For those in the UK concerned with IR35 off-payroll working rules, recent developments have proved dizzying. In September came the announcement by then-Chancellor of the Exchequer Kwasi Kwarteng of plans to repeal the 2021 reforms that had imposed on contractors’ end clients the administrative burden of the determination, compliance, and correct payment of tax under IR35. But businesses barely had time to breathe a sigh of relief when, weeks later, Kwarteng’s successor Jeremy Hunt deemed the repeal a dead letter, and things were back at square one.
Stepping back from this whirlwind of developments, it bears emphasising that even had the repeal occurred, IR35 wasn’t going anywhere. Nor was the requirement of determining whether an individual falls inside or outside IR35’s dictates. IR35 would remain a challenge to address, given its complicated nature and the contradictory guidance for determining which side of IR35 – inside or outside – a particular role falls.
At first blush, the return of things to the status quo ante suggests that companies’ blanket bans on contractors should remain in place. However, for reasons unrelated to the IR35 rules themselves, circumstances now warrant re-examining a ‘just-say-no’ stance towards contractors. In short, the benefits of using flex labour and the risks of shunning it have grown to the point where they justify taking on the administrative burden of IR35 compliance. Consider the following developments since the private sector IR35 reforms of April 2021:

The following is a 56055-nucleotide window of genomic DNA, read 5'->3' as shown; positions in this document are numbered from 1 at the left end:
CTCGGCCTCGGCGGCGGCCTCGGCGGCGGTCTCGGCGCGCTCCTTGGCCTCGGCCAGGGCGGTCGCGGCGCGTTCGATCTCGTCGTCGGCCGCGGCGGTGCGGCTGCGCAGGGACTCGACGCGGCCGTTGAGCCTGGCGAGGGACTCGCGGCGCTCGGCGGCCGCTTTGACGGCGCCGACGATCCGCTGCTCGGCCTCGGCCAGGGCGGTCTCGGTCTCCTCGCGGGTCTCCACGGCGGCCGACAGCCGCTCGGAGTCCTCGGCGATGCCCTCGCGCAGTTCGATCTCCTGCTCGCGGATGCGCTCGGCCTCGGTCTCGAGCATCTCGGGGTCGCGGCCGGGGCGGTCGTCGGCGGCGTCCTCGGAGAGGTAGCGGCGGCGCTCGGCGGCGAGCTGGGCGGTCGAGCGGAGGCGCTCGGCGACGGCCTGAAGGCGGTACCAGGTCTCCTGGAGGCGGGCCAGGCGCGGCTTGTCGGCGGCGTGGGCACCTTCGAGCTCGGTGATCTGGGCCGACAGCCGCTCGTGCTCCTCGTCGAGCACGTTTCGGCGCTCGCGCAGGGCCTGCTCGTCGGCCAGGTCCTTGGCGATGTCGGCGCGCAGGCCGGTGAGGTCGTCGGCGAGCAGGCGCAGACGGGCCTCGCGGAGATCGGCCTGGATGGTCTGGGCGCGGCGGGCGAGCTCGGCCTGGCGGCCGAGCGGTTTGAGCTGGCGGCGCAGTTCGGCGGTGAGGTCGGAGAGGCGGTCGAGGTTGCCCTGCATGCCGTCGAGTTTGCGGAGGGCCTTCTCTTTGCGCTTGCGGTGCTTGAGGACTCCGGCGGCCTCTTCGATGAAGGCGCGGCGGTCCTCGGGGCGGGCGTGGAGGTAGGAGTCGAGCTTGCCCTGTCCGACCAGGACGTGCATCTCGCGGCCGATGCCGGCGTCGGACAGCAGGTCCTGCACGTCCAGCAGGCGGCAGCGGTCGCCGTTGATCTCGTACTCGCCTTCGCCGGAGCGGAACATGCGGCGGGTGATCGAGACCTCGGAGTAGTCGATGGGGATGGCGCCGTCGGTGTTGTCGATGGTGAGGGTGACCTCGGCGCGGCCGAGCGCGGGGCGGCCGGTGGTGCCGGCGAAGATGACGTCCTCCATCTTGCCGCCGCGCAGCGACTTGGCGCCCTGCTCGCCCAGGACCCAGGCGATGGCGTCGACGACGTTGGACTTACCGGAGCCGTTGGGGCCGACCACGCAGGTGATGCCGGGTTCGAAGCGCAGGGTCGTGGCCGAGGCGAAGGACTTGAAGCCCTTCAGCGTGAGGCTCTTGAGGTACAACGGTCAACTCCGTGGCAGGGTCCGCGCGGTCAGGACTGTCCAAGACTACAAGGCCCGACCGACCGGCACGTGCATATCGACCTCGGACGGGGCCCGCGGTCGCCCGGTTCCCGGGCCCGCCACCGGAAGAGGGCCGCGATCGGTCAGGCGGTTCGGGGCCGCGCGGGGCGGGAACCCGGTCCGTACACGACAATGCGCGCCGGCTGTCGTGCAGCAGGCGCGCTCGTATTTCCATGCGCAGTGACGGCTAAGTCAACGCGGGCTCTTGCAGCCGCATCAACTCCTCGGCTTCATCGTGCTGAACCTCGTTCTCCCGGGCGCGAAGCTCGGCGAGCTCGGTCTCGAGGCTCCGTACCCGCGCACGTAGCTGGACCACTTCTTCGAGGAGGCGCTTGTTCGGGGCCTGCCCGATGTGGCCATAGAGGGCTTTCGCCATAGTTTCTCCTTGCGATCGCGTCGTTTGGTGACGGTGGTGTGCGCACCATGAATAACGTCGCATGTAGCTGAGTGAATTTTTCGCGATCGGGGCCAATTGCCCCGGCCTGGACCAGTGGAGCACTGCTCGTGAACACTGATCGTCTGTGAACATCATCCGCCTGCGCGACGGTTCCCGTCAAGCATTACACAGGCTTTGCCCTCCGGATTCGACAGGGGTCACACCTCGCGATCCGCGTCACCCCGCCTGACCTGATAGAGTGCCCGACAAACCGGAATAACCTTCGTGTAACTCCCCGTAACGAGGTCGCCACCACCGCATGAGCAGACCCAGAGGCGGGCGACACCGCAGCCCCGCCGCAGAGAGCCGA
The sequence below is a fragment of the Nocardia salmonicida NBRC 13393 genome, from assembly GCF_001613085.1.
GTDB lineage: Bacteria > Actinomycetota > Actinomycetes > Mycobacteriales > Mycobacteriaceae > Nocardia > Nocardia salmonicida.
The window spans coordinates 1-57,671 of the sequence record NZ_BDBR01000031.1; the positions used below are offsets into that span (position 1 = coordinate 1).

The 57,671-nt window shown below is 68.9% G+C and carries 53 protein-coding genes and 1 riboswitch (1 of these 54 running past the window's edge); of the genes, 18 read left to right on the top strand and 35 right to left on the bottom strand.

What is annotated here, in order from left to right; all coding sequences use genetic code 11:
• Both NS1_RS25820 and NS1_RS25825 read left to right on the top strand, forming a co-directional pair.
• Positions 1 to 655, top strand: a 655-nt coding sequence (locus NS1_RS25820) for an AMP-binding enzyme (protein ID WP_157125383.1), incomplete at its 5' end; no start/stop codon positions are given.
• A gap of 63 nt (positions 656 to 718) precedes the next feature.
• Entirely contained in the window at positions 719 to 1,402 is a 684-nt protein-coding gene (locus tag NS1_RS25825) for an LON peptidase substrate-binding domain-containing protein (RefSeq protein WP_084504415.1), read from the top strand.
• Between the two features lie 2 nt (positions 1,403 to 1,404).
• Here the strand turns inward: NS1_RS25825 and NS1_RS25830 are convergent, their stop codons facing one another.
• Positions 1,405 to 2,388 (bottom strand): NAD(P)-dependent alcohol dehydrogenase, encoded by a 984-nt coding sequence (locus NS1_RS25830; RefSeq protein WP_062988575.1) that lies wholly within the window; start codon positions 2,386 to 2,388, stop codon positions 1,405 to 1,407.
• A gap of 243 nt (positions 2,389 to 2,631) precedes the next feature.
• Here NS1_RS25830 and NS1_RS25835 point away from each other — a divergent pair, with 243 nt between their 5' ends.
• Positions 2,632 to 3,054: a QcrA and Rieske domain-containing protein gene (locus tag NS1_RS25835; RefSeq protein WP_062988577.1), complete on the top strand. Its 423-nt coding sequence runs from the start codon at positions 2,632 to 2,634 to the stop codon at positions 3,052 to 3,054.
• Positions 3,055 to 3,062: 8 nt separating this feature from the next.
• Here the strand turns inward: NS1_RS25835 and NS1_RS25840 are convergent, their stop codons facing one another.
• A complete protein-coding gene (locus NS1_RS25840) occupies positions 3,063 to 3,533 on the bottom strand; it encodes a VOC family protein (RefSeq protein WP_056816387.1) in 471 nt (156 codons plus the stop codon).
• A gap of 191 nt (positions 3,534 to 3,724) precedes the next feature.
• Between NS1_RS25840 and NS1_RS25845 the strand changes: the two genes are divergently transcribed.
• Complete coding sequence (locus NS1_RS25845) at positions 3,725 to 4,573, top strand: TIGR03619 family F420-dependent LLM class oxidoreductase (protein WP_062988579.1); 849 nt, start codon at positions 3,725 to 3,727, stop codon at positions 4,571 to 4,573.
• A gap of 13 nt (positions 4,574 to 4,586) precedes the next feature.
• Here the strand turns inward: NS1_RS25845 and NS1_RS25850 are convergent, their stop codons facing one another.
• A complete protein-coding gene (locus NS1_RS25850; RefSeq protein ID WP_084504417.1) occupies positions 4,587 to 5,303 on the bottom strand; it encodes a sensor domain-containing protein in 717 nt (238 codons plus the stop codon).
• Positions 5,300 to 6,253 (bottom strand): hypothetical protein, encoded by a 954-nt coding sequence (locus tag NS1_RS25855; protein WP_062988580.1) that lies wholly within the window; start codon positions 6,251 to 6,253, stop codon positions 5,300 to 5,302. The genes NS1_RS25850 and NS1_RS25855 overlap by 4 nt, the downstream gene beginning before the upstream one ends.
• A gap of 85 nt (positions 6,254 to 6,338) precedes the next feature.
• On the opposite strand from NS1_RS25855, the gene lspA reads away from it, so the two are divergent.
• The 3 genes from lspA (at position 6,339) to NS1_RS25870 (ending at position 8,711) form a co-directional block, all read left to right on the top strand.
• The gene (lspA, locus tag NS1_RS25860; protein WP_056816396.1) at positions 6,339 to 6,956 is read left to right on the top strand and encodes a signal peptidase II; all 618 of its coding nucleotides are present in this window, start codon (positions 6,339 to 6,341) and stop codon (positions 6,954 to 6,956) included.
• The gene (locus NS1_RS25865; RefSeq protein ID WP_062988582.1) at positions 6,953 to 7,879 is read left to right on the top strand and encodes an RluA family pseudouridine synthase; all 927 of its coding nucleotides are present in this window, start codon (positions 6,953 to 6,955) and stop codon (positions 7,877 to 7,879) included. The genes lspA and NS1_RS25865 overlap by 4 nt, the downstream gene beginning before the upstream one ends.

- Unprecedented numbers of lawyers have chosen flex working arrangements over full-time law department and law firm employment
- Salaries for both law department and law firm lawyers are now at record (and likely unsustainable) levels
- The economic outlook – both in the UK and worldwide – has dimmed, with a looming downturn in demand for legal services
- Law departments face budget and hiring freezes – and in some cases, cuts to budgets and headcount
The cost-savings benefits of flex labour are becoming more and more significant: the supply has grown, and compensation costs have leveled off (and even declined in some instances). Plus, flexible labour arrangements shield a law organisation from the substantial risks (vividly demonstrated in the 2008 downturn) of heading into a recession with high non-discretionary costs from underutilised headcount combined with high salaries. Rapidly trimming the expense of full-time talent is a difficult and painful endeavour. It also sends an ominous message to talented legal professionals who might otherwise consider full-time employment with your organisation. Taken together, these considerations militate against a knee-jerk refusal to consider contractors.
The recent IR35-related developments underscore the challenge of accurately predicting the future. That said, when it comes to staffing, it is a relatively safe bet that increased use of contractors will prove a sound move for law organisations. Whatever objections arose after the April 2021 reforms, things have changed so much that blanket bans merit serious reconsideration. As recent events have shown, the wait for changes to IR35 regulations seems certain to be a long one!
Present circumstances now warrant re-examining a ‘just-say-no’ stance towards contractors, as the benefits of using flex labour and the risks of shunning it have grown to the point where they justify taking on the administrative burden of IR35 compliance.